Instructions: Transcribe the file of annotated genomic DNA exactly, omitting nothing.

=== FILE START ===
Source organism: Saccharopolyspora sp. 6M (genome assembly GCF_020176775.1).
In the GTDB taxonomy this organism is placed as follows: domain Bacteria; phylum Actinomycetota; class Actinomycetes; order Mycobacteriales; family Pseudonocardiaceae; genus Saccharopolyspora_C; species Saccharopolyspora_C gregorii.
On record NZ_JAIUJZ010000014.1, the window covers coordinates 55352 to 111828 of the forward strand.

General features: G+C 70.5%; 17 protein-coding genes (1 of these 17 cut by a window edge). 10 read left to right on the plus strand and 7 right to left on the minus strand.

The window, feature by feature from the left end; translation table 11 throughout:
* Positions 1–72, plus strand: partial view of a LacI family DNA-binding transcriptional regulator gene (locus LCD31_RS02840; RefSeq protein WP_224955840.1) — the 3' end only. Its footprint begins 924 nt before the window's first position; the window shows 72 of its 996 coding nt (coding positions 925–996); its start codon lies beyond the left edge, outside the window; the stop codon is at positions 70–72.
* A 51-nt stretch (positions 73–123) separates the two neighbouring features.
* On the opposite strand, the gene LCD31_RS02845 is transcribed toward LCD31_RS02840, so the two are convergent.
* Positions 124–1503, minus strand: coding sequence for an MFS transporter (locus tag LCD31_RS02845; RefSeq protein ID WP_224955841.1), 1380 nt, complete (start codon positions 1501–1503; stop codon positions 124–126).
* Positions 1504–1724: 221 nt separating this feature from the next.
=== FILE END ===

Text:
Source organism: Saccharopolyspora sp. 6M (genome assembly GCF_020176775.1).
In the GTDB taxonomy this organism is placed as follows: domain Bacteria; phylum Actinomycetota; class Actinomycetes; order Mycobacteriales; family Pseudonocardiaceae; genus Saccharopolyspora_C; species Saccharopolyspora_C gregorii.
On record NZ_JAIUJZ010000014.1, the window covers coordinates 55352 to 111828 of the forward strand.

General features: G+C 70.5%; 17 protein-coding genes (1 of these 17 cut by a window edge). 10 read left to right on the plus strand and 7 right to left on the minus strand.

The window, feature by feature from the left end; translation table 11 throughout:
* Positions 1–72, plus strand: partial view of a LacI family DNA-binding transcriptional regulator gene (locus LCD31_RS02840; RefSeq protein WP_224955840.1) — the 3' end only. Its footprint begins 924 nt before the window's first position; the window shows 72 of its 996 coding nt (coding positions 925–996); its start codon lies beyond the left edge, outside the window; the stop codon is at positions 70–72.
* A 51-nt stretch (positions 73–123) separates the two neighbouring features.
* On the opposite strand, the gene LCD31_RS02845 is transcribed toward LCD31_RS02840, so the two are convergent.
* Positions 124–1503, minus strand: coding sequence for an MFS transporter (locus tag LCD31_RS02845; RefSeq protein ID WP_224955841.1), 1380 nt, complete (start codon positions 1501–1503; stop codon positions 124–126).
* Positions 1504–1724: 221 nt separating this feature from the next.